Building Culture Through a Business Book Club.

By Thomas MacIntosh  |  

6.3 min read

Building Culture Through a Business Book Club.

The rise of culture

Culture building in the 21st century has taken the world by storm. In July, 2019 Predictive Success’ Thomas MacIntosh and Matthias Jang wrote an entire book on how elite companies worldwide are creating cultural championships within the walls of their office, (The Journey to Cultural Championship: Creating a passionate, driven, and high-performing team, 2019). It’s interesting however that the biggest part of the word, ‘cultural championship,’ isn’t culture. It’s the word ‘championship.’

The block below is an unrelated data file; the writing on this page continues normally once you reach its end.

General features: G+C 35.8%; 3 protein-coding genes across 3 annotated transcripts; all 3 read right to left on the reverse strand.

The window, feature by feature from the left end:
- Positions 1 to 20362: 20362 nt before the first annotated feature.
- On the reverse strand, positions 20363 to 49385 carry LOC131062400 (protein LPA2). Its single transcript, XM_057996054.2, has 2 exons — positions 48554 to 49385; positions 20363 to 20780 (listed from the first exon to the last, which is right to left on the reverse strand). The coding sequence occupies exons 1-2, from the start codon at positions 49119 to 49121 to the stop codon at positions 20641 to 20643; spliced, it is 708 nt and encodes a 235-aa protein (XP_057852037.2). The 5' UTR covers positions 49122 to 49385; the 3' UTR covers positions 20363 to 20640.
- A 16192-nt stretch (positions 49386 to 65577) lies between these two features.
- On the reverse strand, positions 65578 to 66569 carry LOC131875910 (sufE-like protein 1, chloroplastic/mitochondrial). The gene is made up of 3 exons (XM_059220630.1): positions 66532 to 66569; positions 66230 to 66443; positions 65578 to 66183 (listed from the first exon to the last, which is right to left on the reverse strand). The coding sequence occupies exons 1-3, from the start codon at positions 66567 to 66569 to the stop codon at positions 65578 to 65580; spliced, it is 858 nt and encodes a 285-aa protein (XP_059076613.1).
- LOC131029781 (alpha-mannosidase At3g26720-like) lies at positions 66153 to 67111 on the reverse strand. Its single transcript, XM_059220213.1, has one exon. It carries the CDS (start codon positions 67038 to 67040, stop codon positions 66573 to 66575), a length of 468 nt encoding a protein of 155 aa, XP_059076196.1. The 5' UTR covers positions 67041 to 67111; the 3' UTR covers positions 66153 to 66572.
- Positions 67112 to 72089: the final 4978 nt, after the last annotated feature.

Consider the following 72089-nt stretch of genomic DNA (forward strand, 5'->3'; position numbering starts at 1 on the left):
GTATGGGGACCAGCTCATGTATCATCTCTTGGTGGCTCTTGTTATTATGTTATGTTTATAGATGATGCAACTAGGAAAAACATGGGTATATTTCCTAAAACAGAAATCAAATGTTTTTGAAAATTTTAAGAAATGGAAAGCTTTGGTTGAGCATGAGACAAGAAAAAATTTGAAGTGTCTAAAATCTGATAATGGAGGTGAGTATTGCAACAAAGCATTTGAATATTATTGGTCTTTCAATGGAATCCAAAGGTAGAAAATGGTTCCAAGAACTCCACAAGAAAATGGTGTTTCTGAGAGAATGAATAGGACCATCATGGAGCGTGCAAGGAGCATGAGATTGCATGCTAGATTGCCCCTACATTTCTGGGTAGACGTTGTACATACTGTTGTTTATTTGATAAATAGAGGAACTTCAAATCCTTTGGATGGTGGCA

A cultural championship means building a business that:

  1. Performs at an elite level.
  2. Is full of high-performing, engaged, and driven business leaders. From owner to intern.
  3. Has a succession plan that will ensure it retains its dominance for years to come.

And possibly one of the most important aspects:

  1. Has a company culture of what we call reciprocal-growth.

Reciprocal-growth means that employees of the company actively work to make each other better, are committed to a mutually-held vision, and are following the same road to achieve it. There is an aura of being in the same boat, and on the same journey. The same team.